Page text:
Wednesday, October 21, 2009


Psalm 95:1-7

Come, let us sing to the Lord;
let us shout for joy to the Rock of our salvation.
Let us come before his presence with thanksgiving
and raise a loud shout to him with psalms.
For the Lord is a great God,
and a great King above all gods.
In his hand are the caverns of the earth,
and the heights of the hills are his also.
The sea is his, for he made it,
and his hands have molded the dry land.

Come, let us bow down, and bend the knee,
and kneel before the Lord our Maker.
For he is our God,
and we are the people of his pasture and the sheep of his hand.
Oh, that today you would hearken to his voice!

oh come let us sing unto the Lord

God was showing off this morning in a richly expansive, post-meteor shower arising... early morning in middle Missouri, my first on the land and not merely amidst the hotel bustle of one night in St. Louis. Raucous pinks, swooning yellows and spitfire reds grew brighter and then faded. We met for Morning Prayer in the Rivendell Community House Chapel at 7:15 am. Last night we tucked away the evening with Compline at 9 pm. I am grateful to spend several days with these kind people who welcome visitors as one would welcome Christ.

Venite means come. God beckons. Sometimes God struts, like the falcon we saw at the St. David's Women's Retreat in Sewanee, Tennessee, full-breasted and proud. Now in rural Missouri, I can feel God's presence here in the earth, knowing that generations of Amish prayers infuse the land with their rich devotion. I felt its holiness beneath my feet as I walked off the 5-hour drive here from St. Louis. This is not concrete and car horns, city bustle wrangling my fritter mind and making confetti of it. The wifi connection is slow. I am slow. I let the slowness have a right to be.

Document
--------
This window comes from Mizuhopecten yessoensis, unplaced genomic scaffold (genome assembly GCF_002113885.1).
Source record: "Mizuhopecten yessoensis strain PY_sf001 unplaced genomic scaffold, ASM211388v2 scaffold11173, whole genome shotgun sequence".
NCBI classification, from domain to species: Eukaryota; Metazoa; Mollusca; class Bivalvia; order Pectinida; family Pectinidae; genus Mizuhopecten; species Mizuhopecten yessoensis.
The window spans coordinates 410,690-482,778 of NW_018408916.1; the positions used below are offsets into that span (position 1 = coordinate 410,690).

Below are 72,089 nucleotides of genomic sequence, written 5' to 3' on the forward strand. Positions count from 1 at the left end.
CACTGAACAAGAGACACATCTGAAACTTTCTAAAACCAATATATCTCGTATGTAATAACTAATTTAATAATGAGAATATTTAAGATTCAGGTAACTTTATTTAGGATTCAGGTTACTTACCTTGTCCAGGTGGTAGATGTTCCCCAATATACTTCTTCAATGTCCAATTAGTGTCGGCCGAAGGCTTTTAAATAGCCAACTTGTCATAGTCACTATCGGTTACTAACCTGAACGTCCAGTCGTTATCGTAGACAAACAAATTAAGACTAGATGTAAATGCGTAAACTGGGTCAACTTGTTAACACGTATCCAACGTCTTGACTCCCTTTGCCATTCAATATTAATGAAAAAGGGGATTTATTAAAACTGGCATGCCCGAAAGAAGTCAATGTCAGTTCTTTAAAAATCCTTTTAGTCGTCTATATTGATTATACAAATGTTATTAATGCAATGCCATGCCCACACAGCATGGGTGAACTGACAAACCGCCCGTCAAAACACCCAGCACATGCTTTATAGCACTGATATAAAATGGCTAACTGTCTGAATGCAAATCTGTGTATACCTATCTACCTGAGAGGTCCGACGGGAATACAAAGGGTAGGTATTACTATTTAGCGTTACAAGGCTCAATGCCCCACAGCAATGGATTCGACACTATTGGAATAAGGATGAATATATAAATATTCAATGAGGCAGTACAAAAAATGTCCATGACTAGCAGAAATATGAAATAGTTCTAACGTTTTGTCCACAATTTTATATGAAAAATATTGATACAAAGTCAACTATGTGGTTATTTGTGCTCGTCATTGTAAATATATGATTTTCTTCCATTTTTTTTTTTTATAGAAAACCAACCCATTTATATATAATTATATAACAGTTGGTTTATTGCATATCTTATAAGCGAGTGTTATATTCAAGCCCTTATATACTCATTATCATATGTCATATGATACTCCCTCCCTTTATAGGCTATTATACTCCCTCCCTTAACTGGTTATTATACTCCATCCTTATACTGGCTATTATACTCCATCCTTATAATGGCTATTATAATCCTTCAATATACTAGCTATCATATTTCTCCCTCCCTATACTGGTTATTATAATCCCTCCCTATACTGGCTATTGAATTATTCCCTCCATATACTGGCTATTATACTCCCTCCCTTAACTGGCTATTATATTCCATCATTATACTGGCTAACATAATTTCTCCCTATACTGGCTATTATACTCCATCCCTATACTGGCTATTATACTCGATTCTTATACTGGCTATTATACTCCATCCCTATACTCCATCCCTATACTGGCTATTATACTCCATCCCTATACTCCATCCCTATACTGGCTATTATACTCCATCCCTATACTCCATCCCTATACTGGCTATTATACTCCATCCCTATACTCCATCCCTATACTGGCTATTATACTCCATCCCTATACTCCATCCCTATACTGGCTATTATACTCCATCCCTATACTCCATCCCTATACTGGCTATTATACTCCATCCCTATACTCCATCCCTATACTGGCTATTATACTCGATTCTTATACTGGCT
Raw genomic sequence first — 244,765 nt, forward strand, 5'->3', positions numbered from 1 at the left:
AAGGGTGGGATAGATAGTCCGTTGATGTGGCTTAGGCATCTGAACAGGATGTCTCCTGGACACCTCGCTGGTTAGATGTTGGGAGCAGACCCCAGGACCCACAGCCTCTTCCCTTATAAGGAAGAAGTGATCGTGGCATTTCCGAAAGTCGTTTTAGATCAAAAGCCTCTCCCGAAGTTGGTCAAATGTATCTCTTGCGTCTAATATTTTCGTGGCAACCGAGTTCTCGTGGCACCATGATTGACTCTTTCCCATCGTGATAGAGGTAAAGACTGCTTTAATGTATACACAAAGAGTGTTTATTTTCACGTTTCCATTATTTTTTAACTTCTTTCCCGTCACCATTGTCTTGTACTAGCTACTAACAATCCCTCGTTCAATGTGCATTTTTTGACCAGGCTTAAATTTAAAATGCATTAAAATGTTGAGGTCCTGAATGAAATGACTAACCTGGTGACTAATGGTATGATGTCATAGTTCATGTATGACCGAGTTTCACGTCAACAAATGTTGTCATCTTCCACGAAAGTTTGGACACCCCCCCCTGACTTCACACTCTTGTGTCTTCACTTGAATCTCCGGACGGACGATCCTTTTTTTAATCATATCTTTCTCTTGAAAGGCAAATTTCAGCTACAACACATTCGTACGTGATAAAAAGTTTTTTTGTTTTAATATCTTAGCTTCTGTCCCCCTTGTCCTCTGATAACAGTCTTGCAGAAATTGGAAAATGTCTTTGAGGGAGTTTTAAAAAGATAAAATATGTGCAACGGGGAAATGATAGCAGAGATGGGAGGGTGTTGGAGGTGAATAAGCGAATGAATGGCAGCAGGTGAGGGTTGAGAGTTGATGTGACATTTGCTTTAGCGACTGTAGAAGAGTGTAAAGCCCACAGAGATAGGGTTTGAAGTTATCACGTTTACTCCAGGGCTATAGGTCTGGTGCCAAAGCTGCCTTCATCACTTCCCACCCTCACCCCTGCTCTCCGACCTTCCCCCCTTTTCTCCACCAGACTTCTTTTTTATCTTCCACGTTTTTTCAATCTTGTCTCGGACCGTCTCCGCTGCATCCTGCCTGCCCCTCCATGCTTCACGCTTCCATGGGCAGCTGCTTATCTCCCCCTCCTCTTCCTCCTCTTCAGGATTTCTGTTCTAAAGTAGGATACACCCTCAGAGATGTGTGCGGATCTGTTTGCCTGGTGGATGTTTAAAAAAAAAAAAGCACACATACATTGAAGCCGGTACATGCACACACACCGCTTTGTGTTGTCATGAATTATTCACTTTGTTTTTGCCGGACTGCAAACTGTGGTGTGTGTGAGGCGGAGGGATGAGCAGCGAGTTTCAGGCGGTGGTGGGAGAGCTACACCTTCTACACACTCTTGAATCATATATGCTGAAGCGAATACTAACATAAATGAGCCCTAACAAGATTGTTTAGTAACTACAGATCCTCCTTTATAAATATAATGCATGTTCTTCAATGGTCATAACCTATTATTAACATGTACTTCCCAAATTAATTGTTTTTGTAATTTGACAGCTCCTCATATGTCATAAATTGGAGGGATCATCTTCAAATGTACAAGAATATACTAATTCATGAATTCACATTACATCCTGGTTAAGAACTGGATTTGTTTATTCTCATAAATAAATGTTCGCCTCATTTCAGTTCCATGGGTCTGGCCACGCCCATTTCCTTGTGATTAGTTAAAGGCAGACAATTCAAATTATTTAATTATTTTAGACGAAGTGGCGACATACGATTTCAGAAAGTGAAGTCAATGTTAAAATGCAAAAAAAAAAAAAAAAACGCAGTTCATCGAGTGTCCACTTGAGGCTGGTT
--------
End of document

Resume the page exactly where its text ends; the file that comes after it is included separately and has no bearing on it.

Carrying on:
The photograph is from the entryway at Bethany Spring, where I spent a blessed several days in its own quiet holiness. Its "abbess" Tracy greeted and held us, fed us, laughed with us. It was a home into which I was truly welcomed. I didn't tiptoe, not even in the Abbey worshipping and chanting amongst the Gethsemani monks. I sank into bolts of recovery, eating heartily of Tracy's delicious evening meals, pulling two 10-hour nights of soul exhausted collapse. Twice I jogged through rural landscape, past unremarkable expanse and rusty water towers.

I was welcomed and loved. I left blessing those new beloveds.

I pause between missing, being and anticipating. They coalesce when I breathe. Fritter brain notices another present moment.

The intermittent wind is bold and unapologetic.

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